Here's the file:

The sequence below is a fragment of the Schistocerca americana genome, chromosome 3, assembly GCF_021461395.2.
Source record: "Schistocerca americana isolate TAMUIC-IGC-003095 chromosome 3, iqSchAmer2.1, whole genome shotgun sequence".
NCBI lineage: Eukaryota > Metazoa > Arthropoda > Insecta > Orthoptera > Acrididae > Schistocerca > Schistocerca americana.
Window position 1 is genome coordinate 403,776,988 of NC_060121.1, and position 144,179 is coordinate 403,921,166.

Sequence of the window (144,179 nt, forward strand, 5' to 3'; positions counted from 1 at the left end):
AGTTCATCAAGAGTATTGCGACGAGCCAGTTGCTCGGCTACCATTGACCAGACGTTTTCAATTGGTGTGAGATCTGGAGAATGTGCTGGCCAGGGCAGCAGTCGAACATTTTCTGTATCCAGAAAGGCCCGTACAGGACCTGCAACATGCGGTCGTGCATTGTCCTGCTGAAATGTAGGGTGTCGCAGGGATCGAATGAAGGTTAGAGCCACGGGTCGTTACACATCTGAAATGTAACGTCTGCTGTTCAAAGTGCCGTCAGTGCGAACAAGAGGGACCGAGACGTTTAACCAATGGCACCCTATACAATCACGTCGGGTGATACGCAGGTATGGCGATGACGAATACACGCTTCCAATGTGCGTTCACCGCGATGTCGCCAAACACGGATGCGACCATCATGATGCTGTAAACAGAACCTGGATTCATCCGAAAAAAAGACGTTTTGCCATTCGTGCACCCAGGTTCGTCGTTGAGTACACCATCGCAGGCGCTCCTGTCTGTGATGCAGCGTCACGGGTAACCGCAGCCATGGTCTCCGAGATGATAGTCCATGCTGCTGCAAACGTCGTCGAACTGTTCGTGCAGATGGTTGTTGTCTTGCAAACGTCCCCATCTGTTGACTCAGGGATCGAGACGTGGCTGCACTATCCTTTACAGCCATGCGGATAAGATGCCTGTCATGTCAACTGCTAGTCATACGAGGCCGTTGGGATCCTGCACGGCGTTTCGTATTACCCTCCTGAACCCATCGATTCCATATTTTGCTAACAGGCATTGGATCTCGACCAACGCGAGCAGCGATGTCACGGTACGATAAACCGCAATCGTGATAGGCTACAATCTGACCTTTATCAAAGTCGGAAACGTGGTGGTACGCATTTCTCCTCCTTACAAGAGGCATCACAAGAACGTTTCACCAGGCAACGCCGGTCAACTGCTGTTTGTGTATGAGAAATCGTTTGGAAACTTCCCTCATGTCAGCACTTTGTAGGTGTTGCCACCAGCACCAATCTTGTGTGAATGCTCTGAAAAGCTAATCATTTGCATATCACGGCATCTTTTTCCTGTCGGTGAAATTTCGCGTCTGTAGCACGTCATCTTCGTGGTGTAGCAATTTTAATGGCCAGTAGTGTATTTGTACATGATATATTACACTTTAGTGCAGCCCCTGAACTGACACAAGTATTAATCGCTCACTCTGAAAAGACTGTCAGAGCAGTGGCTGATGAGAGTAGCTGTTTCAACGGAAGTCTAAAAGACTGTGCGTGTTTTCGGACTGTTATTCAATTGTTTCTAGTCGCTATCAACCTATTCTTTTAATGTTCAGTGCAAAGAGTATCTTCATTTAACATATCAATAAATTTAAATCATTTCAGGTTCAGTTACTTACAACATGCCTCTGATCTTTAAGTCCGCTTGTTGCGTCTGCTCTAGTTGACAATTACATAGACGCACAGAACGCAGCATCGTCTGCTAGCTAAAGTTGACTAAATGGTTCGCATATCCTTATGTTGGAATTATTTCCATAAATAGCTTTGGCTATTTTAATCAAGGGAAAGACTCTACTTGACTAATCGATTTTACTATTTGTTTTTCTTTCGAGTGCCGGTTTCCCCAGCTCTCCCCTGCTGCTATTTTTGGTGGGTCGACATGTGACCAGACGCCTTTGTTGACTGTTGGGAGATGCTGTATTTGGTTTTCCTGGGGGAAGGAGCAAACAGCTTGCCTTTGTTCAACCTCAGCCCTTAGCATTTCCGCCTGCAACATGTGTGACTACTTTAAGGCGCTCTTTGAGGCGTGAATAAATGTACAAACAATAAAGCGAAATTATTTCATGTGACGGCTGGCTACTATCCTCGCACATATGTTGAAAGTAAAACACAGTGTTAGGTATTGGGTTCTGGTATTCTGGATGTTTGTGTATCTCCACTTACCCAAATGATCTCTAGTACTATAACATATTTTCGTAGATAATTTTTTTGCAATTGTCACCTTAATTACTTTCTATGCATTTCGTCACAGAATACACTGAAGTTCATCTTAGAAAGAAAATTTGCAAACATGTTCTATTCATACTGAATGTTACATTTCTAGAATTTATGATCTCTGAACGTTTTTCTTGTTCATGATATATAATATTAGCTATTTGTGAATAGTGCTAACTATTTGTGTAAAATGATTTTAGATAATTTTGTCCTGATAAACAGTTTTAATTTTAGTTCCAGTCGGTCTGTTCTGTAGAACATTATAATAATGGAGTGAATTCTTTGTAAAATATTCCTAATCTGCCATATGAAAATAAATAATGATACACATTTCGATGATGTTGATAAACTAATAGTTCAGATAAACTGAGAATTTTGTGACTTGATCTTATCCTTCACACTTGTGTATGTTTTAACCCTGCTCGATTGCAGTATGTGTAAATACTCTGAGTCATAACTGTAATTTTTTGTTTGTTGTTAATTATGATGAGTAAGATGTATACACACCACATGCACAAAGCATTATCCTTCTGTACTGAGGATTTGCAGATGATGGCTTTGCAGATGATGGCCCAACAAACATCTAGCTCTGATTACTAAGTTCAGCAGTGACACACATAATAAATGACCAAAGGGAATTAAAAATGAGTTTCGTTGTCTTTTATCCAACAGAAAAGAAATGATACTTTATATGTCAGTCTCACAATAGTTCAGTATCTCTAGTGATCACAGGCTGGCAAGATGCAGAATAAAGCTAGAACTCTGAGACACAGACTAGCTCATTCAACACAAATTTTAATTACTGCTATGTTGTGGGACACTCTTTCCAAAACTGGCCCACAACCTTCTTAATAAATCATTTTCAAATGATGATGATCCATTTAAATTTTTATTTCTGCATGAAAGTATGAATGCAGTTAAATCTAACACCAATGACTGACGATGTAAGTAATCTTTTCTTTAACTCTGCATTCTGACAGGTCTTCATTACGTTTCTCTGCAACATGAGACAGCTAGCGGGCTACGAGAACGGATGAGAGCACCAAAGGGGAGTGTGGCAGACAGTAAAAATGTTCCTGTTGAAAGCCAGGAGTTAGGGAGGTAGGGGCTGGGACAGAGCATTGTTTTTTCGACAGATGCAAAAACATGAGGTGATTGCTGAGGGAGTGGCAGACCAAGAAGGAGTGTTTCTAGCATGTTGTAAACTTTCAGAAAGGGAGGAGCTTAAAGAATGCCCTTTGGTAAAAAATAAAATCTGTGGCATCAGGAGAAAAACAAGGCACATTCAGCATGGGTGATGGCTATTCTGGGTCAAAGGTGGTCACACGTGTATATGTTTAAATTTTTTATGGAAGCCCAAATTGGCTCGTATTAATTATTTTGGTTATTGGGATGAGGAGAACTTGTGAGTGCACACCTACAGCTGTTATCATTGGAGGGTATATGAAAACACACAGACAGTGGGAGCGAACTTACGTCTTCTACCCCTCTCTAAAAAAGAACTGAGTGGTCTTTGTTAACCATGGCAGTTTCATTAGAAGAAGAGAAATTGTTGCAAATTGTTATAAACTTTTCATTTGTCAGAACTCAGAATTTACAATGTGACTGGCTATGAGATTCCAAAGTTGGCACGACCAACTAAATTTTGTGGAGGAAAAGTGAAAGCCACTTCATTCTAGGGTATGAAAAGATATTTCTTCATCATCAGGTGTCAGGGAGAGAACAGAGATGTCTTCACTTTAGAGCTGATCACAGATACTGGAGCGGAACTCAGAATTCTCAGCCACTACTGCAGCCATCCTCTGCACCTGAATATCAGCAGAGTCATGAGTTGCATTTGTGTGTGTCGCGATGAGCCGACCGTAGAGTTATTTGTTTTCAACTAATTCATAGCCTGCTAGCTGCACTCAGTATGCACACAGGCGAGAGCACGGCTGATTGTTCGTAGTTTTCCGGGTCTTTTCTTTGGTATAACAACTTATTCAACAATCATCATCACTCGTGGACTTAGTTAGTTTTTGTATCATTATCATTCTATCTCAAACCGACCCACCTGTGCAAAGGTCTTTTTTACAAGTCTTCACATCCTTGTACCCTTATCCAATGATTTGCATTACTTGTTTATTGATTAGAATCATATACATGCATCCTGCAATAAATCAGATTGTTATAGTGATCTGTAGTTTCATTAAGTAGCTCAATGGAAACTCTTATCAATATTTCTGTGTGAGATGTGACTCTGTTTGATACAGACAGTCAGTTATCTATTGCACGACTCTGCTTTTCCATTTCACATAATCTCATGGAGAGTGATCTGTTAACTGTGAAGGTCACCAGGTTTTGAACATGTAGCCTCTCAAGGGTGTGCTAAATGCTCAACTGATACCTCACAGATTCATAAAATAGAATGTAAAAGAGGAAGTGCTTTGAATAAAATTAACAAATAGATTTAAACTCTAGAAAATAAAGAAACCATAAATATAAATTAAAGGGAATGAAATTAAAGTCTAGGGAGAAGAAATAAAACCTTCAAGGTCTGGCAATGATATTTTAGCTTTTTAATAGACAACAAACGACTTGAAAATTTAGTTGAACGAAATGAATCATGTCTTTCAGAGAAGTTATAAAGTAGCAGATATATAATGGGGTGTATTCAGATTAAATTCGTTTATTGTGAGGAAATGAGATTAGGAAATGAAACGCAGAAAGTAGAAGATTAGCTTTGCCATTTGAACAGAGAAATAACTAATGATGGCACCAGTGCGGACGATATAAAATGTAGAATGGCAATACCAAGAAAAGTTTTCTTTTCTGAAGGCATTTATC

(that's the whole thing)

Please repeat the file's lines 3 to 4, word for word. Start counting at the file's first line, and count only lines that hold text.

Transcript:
NCBI lineage: Eukaryota > Metazoa > Arthropoda > Insecta > Orthoptera > Acrididae > Schistocerca > Schistocerca americana.
Window position 1 is genome coordinate 403,776,988 of NC_060121.1, and position 144,179 is coordinate 403,921,166.